Food rescue: Mission to cut wastes
For 20-year-old Mac Edsel Florendo, making a difference is not enough.
“A difference means that something is a deviation from the norm. But rescuing food from being wasted should not be an alternative deviation from the norm. It should be the norm—until food no longer needs to be rescued anymore,” Florendo says.
Florendo, a senior mass communication student of Silliman University in Dumaguete City, initiated Food Rescue Asean, a project which aims to reduce food waste by collecting unspoiled food from markets, households and business establishments.
From stalls that throw away edible fruits and vegetables which are past their prime, volunteers in bicycles deliver the products to poor, homeless and low-income families in Dumaguete, Negros Oriental province.
This is the first food rescue initiative in Southeast Asia, after Florendo’s project proposal won the Youth Southeast Asian Leaders Initiative (Yseali) “Seed for the Future” grants competition in August. Yseali provides funding of up to $20,000 for the region’s most promising young leaders to carry out projects that improve their communities.
“It’s quite ironic to be in a world where many people are hungry but many food are also wasted. Farmers did not plant so that what they’ve sown will one day be thrown away. They sow to eat and feed what they will reap,” Florendo said.
Food Rescue Asean has started its mission in rescuing food from “being deprived of their purpose.”
Since Oct. 22, Florendo and his two volunteers have been collecting on bicycles more than 20 kilos of fruits and vegetables every day from the stalls at Doña Milagrosa Farmers’ Market in Dumaguete and some willing households.
They deliver these to the Poblacion 8 barangay hall in the city, where village officials distribute these to the indigents in the area.
Florendo also delivers the vegetables and fruits to the Dumaguete Youth Home: Shelter for Boys in Talay, Dumaguete, where these are cooked for supper of the 11 boys there.
Vendor Rogen Olbos says Florendo’s afternoon visits have lessened the weight of their trash cans. “When he visits, we usually give him chayote, Baguio beans, eggplants and carrots,” he says.
The vegetables are still edible, Olbos says. “It’s just that, when the skin of a sayote has brown scratches, people will most likely not buy it. In the past, we would just throw them away. So now, it’s good that what we considered waste can be someone else’s meal.”
Before he started the food rescue operations, Florendo surveyed grocery stores and asked their personnel what they did to the unsold fruits and vegetables. “They throw them away. No one gains money. No one eats the food. Throwing them benefits no one,” he says.
Food wastage study
City administrator William Ablong encouraged Florendo to do a study on food wastage since there was no existing data on the matter in the country. “Once I graduate from college, I might pursue the study and then register Food Rescue as an official nongovernment organization,” Florendo says.
In the survey conducted by Social Weather Stations during the first quarter of 2015, the self-rated food poverty rate in the Visayas was at 45 percent. Among basic needs, the lack or absence of food is what makes Filipinos say that they are poor, Florendo notes.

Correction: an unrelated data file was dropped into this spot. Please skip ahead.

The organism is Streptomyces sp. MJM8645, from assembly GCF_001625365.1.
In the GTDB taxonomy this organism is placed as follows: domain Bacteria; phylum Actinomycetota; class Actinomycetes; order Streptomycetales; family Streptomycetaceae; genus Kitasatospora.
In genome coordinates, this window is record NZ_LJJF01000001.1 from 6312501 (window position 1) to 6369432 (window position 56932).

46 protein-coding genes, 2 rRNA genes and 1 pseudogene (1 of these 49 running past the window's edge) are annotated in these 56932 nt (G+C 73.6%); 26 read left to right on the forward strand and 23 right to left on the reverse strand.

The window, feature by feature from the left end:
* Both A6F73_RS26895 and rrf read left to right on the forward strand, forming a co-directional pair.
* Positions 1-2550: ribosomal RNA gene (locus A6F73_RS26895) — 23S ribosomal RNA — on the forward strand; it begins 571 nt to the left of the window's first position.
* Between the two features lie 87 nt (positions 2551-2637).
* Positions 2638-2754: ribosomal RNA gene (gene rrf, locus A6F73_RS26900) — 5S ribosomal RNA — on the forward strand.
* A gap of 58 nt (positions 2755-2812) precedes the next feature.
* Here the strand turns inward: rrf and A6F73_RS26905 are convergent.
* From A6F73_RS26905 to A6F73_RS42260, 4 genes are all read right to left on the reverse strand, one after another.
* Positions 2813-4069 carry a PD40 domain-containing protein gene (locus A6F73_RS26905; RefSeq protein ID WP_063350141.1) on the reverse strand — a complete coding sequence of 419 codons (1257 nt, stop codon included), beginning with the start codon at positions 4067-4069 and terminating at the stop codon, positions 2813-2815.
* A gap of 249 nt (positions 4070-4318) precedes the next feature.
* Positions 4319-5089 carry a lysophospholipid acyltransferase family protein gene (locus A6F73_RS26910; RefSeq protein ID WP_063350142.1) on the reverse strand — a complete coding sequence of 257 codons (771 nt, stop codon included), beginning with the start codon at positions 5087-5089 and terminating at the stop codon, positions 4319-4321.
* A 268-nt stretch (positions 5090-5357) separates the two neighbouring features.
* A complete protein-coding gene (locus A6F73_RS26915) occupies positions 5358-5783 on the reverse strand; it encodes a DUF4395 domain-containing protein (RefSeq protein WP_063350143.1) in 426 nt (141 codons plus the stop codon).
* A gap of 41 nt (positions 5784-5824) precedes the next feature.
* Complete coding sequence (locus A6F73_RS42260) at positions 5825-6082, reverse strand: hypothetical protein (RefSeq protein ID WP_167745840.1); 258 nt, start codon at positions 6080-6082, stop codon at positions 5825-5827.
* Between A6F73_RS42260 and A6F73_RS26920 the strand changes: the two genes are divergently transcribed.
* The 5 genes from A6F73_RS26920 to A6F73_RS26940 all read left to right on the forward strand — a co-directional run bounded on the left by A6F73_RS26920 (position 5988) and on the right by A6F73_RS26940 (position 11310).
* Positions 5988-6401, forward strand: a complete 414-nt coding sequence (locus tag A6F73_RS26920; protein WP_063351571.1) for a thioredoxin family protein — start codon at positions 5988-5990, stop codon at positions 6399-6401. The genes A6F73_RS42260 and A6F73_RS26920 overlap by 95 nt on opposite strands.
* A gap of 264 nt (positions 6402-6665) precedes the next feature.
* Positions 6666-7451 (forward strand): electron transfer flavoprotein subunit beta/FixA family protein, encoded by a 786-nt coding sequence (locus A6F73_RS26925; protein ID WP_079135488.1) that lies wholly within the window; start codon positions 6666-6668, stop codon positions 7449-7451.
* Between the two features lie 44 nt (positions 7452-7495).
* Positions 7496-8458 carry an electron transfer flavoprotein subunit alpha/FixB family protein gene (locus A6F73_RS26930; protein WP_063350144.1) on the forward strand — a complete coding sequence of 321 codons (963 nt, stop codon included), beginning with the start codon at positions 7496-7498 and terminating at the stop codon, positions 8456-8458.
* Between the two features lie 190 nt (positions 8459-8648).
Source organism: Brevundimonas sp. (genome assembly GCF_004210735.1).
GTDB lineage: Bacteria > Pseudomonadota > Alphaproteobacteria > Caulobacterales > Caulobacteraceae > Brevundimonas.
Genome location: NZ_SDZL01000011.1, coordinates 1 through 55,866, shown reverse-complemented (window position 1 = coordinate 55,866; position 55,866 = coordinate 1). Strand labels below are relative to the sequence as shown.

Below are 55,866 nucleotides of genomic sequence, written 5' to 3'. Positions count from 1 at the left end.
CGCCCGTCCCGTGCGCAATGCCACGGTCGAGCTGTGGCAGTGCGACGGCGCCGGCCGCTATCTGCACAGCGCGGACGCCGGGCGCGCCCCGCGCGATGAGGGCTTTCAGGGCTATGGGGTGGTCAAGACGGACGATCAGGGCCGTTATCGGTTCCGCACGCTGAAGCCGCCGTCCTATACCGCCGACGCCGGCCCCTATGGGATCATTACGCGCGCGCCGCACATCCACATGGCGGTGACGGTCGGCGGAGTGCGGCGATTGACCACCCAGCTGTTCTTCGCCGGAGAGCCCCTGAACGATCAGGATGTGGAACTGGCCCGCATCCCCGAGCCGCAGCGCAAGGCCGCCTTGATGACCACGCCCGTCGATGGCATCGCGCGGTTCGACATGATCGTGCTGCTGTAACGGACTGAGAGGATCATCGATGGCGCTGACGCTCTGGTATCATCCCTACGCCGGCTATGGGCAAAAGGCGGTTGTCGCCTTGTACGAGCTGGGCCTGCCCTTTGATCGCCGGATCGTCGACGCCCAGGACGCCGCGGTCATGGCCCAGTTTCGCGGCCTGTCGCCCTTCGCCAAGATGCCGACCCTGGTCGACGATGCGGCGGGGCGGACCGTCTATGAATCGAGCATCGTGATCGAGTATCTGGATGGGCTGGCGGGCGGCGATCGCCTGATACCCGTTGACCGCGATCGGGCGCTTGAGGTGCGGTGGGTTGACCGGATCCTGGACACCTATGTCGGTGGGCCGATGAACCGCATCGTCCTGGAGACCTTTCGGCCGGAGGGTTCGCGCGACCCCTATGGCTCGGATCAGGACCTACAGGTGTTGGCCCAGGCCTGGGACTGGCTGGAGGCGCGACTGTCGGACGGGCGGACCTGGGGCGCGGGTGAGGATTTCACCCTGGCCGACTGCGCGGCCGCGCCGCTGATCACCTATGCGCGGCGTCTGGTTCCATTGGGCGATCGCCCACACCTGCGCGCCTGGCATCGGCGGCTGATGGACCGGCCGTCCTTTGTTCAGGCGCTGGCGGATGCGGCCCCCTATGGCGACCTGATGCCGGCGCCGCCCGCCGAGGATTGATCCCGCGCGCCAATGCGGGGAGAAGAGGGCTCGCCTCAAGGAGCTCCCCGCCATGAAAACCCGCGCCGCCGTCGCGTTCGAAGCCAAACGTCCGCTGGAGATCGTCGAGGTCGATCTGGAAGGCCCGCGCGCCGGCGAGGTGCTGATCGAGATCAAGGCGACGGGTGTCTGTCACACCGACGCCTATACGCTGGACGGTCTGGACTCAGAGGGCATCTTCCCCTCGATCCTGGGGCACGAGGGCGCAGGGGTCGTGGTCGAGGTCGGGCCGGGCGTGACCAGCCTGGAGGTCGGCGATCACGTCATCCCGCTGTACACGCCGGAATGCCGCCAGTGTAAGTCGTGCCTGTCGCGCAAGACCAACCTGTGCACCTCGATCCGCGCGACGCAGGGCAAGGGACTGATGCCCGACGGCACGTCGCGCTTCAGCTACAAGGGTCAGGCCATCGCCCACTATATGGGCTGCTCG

“This project seeks to lessen the people who are hungry,” he adds.
However, Florendo clarifies that Food Rescue Asean is not a feeding program. “Our primary purpose is to rescue food from being wasted. Feeding people is just a fruit of that purpose.”
Although Florendo has not received any funding for the project yet, he started the wheels rolling on Oct. 22, with a team of three collecting and delivering food every day from 4 p.m. to 5 p.m.
“I remained faithful with the time frame in my proposal, so I’m still using my own money for the bikes,” says Florendo, who also wants to promote the culture of cycling in the city through the program. Sillimanians Shamah Bulangis and Marie Alven are his constant help in biking to rescue food.
Florendo expects more volunteers during the second semester. Once the number increases, he plans to tap more stores and markets to be onboard the program.
They are still testing the waters, but are hoping that more cities in the country will adopt the program. “I would highly encourage those who share the same conviction to start a Food Rescue organization in their own place,” Florendo says.
Food Rescue Asean draws inspiration from Boulder Food Rescue in the US state of Colorado, an organization that has been helping reduce food waste since 2011. Florendo met Hana Dansky, founder of Boulder Food Rescue, during his Ysaeli exchange program in the United States last summer.
“I was amazed at how it works in the States. I thought to myself, ‘There are even more hungry people in our country that need programs like this.’ So I decided to make this project a pasalubong to our country after the exchange program—with or without the grant,” Florendo says.
Dansky encouraged Florendo to pursue the idea of bringing Food Rescue to the Philippines and to Asia.
“Currently, I also have partners in Kuala Lumpur, Malaysia, who are doing Food Rescue Malaysia. I met these people during the Ysaeli program. We hope that all Asean member-countries will do the same,” Florendo says.
Florendo and his team of three now wait for another afternoon to rescue food and feed people, one bicycle ride at a time.
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